A content creator on the Bilibili video platform has obtained an engineering sample of Intel's Core i9-13900 Raptor Lake processor and delidded the chip on video for everyone to see. As a result, we now know the official dimensions of Intel's Raptor Lake CPU die, measuring 23.8 by 10.8 mm. This translates to a slightly wider and much longer die size compared to 12th generation Alder Lake CPUs.
Near the end of the video, the content creator put three delidded chips together from the past, present, and future generations of Intel CPUs, including the Rocket Lake Core i9-11900K at 24 x 11.7 mm, Alder Lake Core i9-12900K at 20.4 x 10.2 mm, and of course the Raptor Lake i9-13900 engineering sample. The Raptor Lake part sits in-between the two other chips in size, with the i9-12900K being the smallest chip of the bunch, and the 11900K being the largest of them all.
Raptor Lake's die size translates perfectly into the architecture's new enhancements we've been hearing about for months. These changes include doubling the core count of the efficiency cores, a massive bump in L2 cache—by 60%—and a small bump in L3 cache as well.
These additions are undoubtedly the reason why Raptor Lake's die size has lengthened by a fair amount. The additional core count requires two more quad-core clusters to be fused onto the architecture, which requires a lengthier die to fit onto the chip without shrinking any of the other components.
We can't be sure why the die size has widened as well, but we assume it's related to the large L2 cache sizes, which might need some more room to fit onto the entire package. There is also a chance the new but unofficially confirmed "Raptor Cove" performance cores are affecting the die size as well. But, since we have no concrete data on any changes Raptor Cove has over Golden Cove (Alder Lake's P cores), we cannot be certain.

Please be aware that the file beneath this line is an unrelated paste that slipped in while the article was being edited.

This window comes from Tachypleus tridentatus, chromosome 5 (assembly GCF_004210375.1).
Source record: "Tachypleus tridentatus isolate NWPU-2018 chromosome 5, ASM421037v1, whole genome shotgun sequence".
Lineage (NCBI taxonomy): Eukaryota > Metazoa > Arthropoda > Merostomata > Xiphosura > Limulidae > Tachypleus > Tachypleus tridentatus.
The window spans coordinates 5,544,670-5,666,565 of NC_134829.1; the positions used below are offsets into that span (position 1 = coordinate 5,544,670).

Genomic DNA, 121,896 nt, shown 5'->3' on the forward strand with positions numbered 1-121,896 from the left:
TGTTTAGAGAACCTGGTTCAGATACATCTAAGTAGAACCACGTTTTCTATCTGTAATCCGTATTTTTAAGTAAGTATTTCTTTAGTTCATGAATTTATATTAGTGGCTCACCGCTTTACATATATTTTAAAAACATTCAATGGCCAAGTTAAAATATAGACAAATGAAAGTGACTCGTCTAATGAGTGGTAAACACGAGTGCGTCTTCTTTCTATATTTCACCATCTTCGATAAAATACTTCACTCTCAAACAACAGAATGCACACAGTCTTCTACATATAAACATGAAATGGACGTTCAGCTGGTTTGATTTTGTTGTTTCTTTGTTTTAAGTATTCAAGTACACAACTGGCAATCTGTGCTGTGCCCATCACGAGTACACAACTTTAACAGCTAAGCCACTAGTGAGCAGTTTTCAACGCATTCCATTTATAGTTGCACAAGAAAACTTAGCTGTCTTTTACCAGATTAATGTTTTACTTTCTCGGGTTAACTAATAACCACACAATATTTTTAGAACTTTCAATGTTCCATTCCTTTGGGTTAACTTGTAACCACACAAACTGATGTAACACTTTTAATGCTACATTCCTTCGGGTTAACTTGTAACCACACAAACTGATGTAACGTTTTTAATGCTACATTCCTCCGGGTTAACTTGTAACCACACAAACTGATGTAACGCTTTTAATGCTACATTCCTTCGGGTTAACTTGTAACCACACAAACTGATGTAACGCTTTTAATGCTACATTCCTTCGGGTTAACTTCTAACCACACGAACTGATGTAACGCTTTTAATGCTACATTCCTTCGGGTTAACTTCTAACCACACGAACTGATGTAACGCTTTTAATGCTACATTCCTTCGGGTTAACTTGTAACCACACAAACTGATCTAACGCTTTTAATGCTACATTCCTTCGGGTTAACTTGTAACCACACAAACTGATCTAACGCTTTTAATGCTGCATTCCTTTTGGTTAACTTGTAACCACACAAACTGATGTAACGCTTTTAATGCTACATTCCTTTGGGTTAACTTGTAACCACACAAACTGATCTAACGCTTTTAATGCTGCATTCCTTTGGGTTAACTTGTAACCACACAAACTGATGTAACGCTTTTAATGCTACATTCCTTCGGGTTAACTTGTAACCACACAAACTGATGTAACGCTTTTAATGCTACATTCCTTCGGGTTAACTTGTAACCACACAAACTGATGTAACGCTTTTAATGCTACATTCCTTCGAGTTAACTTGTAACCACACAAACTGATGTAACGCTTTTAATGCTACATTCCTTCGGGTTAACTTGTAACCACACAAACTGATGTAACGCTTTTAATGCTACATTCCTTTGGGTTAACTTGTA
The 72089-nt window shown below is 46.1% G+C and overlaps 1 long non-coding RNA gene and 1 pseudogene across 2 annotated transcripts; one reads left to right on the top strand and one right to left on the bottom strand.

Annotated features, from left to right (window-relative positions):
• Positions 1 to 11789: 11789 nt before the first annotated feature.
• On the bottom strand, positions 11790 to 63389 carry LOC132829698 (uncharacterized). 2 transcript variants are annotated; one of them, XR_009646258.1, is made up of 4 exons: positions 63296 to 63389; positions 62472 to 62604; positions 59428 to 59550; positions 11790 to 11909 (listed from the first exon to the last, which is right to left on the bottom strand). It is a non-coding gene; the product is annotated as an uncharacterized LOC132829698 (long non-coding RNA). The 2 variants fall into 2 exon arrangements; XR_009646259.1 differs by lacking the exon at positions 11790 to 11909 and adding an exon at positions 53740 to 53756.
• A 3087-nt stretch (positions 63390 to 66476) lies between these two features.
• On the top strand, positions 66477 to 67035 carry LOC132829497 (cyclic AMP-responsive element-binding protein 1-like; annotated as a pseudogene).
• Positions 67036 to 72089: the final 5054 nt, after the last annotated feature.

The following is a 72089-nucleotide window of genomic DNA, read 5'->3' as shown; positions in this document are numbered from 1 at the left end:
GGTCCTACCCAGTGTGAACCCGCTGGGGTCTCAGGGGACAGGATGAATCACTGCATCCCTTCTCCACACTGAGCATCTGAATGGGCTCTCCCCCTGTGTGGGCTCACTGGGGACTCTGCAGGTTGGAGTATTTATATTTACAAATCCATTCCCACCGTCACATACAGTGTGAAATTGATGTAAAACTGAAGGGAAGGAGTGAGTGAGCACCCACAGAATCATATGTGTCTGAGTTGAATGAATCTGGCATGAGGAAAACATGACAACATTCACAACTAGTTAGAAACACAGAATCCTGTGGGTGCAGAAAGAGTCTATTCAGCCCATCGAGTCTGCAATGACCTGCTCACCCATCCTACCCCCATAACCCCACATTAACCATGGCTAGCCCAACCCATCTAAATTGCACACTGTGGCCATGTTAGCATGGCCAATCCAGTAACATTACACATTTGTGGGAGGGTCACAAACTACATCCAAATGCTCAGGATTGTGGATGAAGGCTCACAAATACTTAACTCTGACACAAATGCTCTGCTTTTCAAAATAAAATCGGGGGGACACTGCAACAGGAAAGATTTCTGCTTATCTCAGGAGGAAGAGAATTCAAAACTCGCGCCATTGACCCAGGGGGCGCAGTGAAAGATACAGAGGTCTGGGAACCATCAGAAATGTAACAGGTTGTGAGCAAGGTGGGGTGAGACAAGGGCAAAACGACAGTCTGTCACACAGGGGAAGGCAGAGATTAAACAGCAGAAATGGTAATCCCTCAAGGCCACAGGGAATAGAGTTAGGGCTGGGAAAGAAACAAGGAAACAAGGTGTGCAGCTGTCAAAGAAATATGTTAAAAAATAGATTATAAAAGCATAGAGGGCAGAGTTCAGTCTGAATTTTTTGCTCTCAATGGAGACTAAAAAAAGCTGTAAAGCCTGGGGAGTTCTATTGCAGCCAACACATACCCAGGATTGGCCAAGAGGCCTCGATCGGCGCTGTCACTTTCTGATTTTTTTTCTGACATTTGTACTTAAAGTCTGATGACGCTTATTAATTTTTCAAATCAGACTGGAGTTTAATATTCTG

One thing worth mentioning is the die size of Intel's previous generation Rocket Lake i9-11900K, versus the i9-13900. With a die size still larger than the Raptor Lake architecture, despite the addition of two more core clusters. This data puts into perspective how genuinely woeful Intel's 11th generation architecture was.
For the uninitiated, Rocket Lake has been regarded as one of Intel's worst architectures to date, with some calling it a failure altogether. The CPU architecture was a step backward in many ways compared to its 10th generation Comet Lake predecessor, with the architecture itself being specifically designed for Intel's latest (at the time) 10 nm process. But thanks to development issues, the 10 nm node had to be delayed, forcing Intel to backport Rocket Lake to its larger 14nm process.
As a result of the node change, Rocket Lake's die size grew tremendously, while core counts were reduced at the exact same time, going from 10 to 8 on the flagship i9 models. Even worse, Rocket Lake also consumed more power than its predecessor with peak power hitting around 300W for the flagship part in our power results.
Thankfully the architecture still had its IPC improvements intact and featured the AVX-512 instruction for the first time ever on a mainstream platform. So the architecture wasn't a complete flop. However, its ridiculous power requirements, combined with reduced core counts put a sour taste in many people's mouths.
Back to Raptor Lake - Intel's new 13th gen chips will be compatible with the current LGA 1700 socket despite the large die, and will be compatible with LGA 1700 coolers and current 600 series chipset motherboards from Intel - with the only requirement being a simple BIOS update.
The large die size could put more work into the CPU coolers, with additional heat generated by the cache and cores, but we don't expect it to be a significant change over Alder Lake. These chips will need to reside under a similar power envelope as their Alder Lake predecessors either way.
Raptor Lake still does not have an official release window, but all rumors point to a Q4 2022 launch right now, which aligns well with AMD's confirmed Ryzen 7000 series launch in Q4 as well.